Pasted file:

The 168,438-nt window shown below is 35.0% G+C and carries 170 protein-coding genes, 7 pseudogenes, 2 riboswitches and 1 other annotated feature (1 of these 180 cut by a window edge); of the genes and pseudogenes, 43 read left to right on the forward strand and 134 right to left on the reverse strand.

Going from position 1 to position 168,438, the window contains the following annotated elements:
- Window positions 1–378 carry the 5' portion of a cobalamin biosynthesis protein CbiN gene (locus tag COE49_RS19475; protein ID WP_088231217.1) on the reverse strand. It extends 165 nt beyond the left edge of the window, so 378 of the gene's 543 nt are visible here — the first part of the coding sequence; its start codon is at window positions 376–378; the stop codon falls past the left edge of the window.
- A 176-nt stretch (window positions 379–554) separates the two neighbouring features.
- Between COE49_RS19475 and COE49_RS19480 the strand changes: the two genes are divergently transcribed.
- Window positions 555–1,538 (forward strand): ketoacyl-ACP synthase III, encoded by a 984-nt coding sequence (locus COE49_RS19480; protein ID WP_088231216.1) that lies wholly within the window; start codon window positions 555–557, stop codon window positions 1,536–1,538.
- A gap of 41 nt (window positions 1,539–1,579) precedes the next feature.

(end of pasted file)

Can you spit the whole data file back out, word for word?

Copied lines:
The 168,438-nt window shown below is 35.0% G+C and carries 170 protein-coding genes, 7 pseudogenes, 2 riboswitches and 1 other annotated feature (1 of these 180 cut by a window edge); of the genes and pseudogenes, 43 read left to right on the forward strand and 134 right to left on the reverse strand.

Going from position 1 to position 168,438, the window contains the following annotated elements:
- Window positions 1–378 carry the 5' portion of a cobalamin biosynthesis protein CbiN gene (locus tag COE49_RS19475; protein ID WP_088231217.1) on the reverse strand. It extends 165 nt beyond the left edge of the window, so 378 of the gene's 543 nt are visible here — the first part of the coding sequence; its start codon is at window positions 376–378; the stop codon falls past the left edge of the window.
- A 176-nt stretch (window positions 379–554) separates the two neighbouring features.
- Between COE49_RS19475 and COE49_RS19480 the strand changes: the two genes are divergently transcribed.
- Window positions 555–1,538 (forward strand): ketoacyl-ACP synthase III, encoded by a 984-nt coding sequence (locus COE49_RS19480; protein ID WP_088231216.1) that lies wholly within the window; start codon window positions 555–557, stop codon window positions 1,536–1,538.
- A gap of 41 nt (window positions 1,539–1,579) precedes the next feature.